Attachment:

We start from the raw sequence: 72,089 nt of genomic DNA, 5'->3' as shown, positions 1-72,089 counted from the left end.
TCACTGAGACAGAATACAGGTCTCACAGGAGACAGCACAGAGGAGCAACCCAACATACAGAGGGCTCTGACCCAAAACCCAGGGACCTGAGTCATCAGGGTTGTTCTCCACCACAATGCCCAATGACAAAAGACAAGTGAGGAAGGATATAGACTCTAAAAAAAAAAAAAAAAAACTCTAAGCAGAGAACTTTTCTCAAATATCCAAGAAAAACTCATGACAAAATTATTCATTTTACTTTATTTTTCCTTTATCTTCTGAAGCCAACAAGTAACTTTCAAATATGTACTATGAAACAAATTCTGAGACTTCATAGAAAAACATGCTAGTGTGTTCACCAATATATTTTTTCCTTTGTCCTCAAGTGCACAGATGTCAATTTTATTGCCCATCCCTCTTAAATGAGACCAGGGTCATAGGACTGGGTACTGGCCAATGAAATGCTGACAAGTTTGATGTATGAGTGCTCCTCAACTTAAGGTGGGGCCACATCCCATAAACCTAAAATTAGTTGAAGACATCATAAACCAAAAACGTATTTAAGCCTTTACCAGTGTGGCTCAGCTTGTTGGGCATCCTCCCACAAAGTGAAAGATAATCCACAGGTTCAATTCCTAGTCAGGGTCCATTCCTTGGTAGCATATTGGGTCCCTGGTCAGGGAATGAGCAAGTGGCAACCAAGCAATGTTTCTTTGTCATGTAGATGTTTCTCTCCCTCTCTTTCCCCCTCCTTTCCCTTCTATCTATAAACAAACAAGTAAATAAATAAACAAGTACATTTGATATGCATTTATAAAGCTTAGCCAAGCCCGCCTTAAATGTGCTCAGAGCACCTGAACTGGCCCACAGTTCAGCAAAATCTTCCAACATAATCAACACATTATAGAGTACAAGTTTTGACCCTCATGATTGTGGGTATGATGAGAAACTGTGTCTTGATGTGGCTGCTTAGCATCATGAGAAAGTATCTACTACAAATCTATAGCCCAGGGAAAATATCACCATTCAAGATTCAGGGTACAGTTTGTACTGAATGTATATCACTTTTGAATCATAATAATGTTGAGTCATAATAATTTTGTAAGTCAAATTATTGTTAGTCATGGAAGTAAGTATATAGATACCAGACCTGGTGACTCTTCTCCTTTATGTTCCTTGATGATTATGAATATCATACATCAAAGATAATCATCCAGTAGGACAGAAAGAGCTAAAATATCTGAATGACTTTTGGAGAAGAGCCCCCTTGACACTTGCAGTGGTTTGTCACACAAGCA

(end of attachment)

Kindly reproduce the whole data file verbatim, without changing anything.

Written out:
We start from the raw sequence: 72,089 nt of genomic DNA, 5'->3' as shown, positions 1-72,089 counted from the left end.
TCACTGAGACAGAATACAGGTCTCACAGGAGACAGCACAGAGGAGCAACCCAACATACAGAGGGCTCTGACCCAAAACCCAGGGACCTGAGTCATCAGGGTTGTTCTCCACCACAATGCCCAATGACAAAAGACAAGTGAGGAAGGATATAGACTCTAAAAAAAAAAAAAAAAAACTCTAAGCAGAGAACTTTTCTCAAATATCCAAGAAAAACTCATGACAAAATTATTCATTTTACTTTATTTTTCCTTTATCTTCTGAAGCCAACAAGTAACTTTCAAATATGTACTATGAAACAAATTCTGAGACTTCATAGAAAAACATGCTAGTGTGTTCACCAATATATTTTTTCCTTTGTCCTCAAGTGCACAGATGTCAATTTTATTGCCCATCCCTCTTAAATGAGACCAGGGTCATAGGACTGGGTACTGGCCAATGAAATGCTGACAAGTTTGATGTATGAGTGCTCCTCAACTTAAGGTGGGGCCACATCCCATAAACCTAAAATTAGTTGAAGACATCATAAACCAAAAACGTATTTAAGCCTTTACCAGTGTGGCTCAGCTTGTTGGGCATCCTCCCACAAAGTGAAAGATAATCCACAGGTTCAATTCCTAGTCAGGGTCCATTCCTTGGTAGCATATTGGGTCCCTGGTCAGGGAATGAGCAAGTGGCAACCAAGCAATGTTTCTTTGTCATGTAGATGTTTCTCTCCCTCTCTTTCCCCCTCCTTTCCCTTCTATCTATAAACAAACAAGTAAATAAATAAACAAGTACATTTGATATGCATTTATAAAGCTTAGCCAAGCCCGCCTTAAATGTGCTCAGAGCACCTGAACTGGCCCACAGTTCAGCAAAATCTTCCAACATAATCAACACATTATAGAGTACAAGTTTTGACCCTCATGATTGTGGGTATGATGAGAAACTGTGTCTTGATGTGGCTGCTTAGCATCATGAGAAAGTATCTACTACAAATCTATAGCCCAGGGAAAATATCACCATTCAAGATTCAGGGTACAGTTTGTACTGAATGTATATCACTTTTGAATCATAATAATGTTGAGTCATAATAATTTTGTAAGTCAAATTATTGTTAGTCATGGAAGTAAGTATATAGATACCAGACCTGGTGACTCTTCTCCTTTATGTTCCTTGATGATTATGAATATCATACATCAAAGATAATCATCCAGTAGGACAGAAAGAGCTAAAATATCTGAATGACTTTTGGAGAAGAGCCCCCTTGACACTTGCAGTGGTTTGTCACACAAGCA